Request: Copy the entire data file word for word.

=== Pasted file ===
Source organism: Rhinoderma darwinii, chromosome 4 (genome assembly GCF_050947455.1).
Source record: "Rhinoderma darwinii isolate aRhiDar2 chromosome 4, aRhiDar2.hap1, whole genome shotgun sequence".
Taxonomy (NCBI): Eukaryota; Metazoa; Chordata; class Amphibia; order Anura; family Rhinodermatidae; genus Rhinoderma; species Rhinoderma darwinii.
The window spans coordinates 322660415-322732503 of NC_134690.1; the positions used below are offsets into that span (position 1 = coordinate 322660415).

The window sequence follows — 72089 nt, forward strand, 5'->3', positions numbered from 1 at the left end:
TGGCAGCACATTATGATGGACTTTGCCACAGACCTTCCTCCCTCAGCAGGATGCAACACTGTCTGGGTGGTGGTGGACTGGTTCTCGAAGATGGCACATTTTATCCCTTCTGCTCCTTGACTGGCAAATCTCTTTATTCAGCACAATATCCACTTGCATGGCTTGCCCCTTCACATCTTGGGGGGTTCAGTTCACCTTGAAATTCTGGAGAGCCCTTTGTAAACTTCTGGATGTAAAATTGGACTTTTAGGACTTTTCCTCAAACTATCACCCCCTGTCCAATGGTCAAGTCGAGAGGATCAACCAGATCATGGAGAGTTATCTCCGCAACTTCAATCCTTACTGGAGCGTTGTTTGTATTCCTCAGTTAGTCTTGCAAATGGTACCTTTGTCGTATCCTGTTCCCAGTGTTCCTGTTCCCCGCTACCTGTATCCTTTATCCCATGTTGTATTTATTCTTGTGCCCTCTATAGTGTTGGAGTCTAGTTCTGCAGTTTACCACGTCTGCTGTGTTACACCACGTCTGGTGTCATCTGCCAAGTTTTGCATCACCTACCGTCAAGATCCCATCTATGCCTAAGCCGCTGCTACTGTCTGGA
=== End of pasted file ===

Source organism: Rhinoderma darwinii, chromosome 4 (genome assembly GCF_050947455.1).
Source record: "Rhinoderma darwinii isolate aRhiDar2 chromosome 4, aRhiDar2.hap1, whole genome shotgun sequence".
Taxonomy (NCBI): Eukaryota; Metazoa; Chordata; class Amphibia; order Anura; family Rhinodermatidae; genus Rhinoderma; species Rhinoderma darwinii.
The window spans coordinates 322660415-322732503 of NC_134690.1; the positions used below are offsets into that span (position 1 = coordinate 322660415).

The window sequence follows — 72089 nt, forward strand, 5'->3', positions numbered from 1 at the left end:
TGGCAGCACATTATGATGGACTTTGCCACAGACCTTCCTCCCTCAGCAGGATGCAACACTGTCTGGGTGGTGGTGGACTGGTTCTCGAAGATGGCACATTTTATCCCTTCTGCTCCTTGACTGGCAAATCTCTTTATTCAGCACAATATCCACTTGCATGGCTTGCCCCTTCACATCTTGGGGGGTTCAGTTCACCTTGAAATTCTGGAGAGCCCTTTGTAAACTTCTGGATGTAAAATTGGACTTTTAGGACTTTTCCTCAAACTATCACCCCCTGTCCAATGGTCAAGTCGAGAGGATCAACCAGATCATGGAGAGTTATCTCCGCAACTTCAATCCTTACTGGAGCGTTGTTTGTATTCCTCAGTTAGTCTTGCAAATGGTACCTTTGTCGTATCCTGTTCCCAGTGTTCCTGTTCCCCGCTACCTGTATCCTTTATCCCATGTTGTATTTATTCTTGTGCCCTCTATAGTGTTGGAGTCTAGTTCTGCAGTTTACCACGTCTGCTGTGTTACACCACGTCTGGTGTCATCTGCCAAGTTTTGCATCACCTACCGTCAAGATCCCATCTATGCCTAAGCCGCTGCTACTGTCTGGA